These questions remain more or less unanswerable, but Nervegna’s impressive new study sets out to establish what can be said with reasonable confidence in spite of the severe shortage of evidence. This book is concerned not just with the afterlife of the plays themselves but also with that of the figure of Menander as a cultural ‘icon’, examining ways in which people in a wide range of historical and geographical settings responded to the author and his work. Nervegna takes as her starting point the famous excerpt from Plutarch’s Comparison of Aristophanes and Menander (Mor. 853-4), in which Plutarch mentions three different contexts for reception: theatres, schoolrooms and symposia. Each of these three contexts, which Nervegna describes as ‘filters’ for sifting the evidence, is examined separately in the book’s three central chapters. Nervegna’s main concern is with the social reception of Menander in particular, and she believes that Menander owed his ‘canonization’ to actors and their repertoires much more than to the activities of scholars and literary critics.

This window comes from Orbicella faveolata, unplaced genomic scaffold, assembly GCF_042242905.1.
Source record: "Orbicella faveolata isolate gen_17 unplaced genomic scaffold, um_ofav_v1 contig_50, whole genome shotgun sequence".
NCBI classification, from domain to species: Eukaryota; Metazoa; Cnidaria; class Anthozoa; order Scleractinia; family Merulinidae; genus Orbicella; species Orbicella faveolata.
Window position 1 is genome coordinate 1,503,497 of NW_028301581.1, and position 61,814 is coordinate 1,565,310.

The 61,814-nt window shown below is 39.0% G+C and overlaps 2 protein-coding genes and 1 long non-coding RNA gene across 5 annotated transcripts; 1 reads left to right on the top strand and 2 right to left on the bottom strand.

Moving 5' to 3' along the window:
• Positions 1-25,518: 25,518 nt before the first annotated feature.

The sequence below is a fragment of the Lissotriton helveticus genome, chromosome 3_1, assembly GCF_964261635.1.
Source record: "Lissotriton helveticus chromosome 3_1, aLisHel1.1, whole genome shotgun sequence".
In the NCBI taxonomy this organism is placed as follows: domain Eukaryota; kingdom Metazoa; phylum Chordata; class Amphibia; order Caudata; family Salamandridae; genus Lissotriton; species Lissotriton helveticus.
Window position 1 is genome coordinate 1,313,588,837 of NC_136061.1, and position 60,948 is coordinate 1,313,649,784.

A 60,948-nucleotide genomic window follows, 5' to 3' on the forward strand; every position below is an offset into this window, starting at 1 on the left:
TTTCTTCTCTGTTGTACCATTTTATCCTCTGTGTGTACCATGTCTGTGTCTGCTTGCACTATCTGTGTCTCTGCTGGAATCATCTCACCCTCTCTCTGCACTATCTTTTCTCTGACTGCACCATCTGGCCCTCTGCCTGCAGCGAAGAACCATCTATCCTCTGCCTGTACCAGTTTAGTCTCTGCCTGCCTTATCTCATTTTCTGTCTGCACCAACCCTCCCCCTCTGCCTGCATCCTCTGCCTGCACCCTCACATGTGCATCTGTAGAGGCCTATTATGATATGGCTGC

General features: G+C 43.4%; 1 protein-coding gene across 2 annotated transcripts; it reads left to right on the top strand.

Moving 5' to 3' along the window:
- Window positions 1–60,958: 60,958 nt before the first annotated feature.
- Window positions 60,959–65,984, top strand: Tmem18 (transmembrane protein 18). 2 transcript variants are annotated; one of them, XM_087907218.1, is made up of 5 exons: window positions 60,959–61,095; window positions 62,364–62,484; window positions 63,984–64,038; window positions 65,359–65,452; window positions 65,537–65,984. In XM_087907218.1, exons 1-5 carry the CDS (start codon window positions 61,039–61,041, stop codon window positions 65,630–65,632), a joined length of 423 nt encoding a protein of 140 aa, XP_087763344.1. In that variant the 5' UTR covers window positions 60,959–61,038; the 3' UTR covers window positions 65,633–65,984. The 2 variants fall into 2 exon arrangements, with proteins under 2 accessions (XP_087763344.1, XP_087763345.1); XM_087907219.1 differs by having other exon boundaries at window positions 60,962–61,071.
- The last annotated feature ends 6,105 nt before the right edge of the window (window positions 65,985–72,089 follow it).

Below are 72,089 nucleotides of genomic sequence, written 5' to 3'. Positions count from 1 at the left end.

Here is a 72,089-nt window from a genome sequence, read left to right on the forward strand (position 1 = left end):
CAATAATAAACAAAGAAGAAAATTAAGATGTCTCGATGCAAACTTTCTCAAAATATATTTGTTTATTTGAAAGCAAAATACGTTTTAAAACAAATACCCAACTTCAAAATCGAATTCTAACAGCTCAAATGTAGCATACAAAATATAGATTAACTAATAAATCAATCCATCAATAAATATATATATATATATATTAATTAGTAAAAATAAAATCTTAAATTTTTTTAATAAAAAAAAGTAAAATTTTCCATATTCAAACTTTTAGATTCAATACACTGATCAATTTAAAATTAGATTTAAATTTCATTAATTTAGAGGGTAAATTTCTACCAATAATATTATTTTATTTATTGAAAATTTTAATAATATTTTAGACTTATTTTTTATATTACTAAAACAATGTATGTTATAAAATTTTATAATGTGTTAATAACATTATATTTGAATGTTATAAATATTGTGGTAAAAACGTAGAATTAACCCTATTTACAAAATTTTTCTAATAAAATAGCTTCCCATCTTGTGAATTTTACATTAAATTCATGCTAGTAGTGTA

The first chapter (pp. 11-62) serves as a substantial introduction to the subject, discussing (inter alia) Menander’s life and career; his relatively small number of attested prizes in the festivals, a fact which contrasts notably with his enormous posthumous fame (as in the case of many other ‘classic’ authors, including Euripides); the geographical ‘mobility’ of Athenian drama from the fifth century onwards; the problematic use of labels such as ‘old’, ‘middle’ and ‘new’ comedy; the lack of political content in Menander’s plays (though Nervegna argues that many other fourth-century comedians did contain considerably more political, topical or satirical material than normally thought); the links that one can construct between Menander and the Peripatetic school of philosophy; the relative unimportance of Aristophanes of Byzantium, perhaps Menander’s greatest admirer, in the process of canonization (‘one scholar cannot account for creating cultural icons’, p. 56); and the huge importance of Menander as a model for writers of Roman fabulae palliatae. There is a huge amount of material here, presented with economy and lucidity.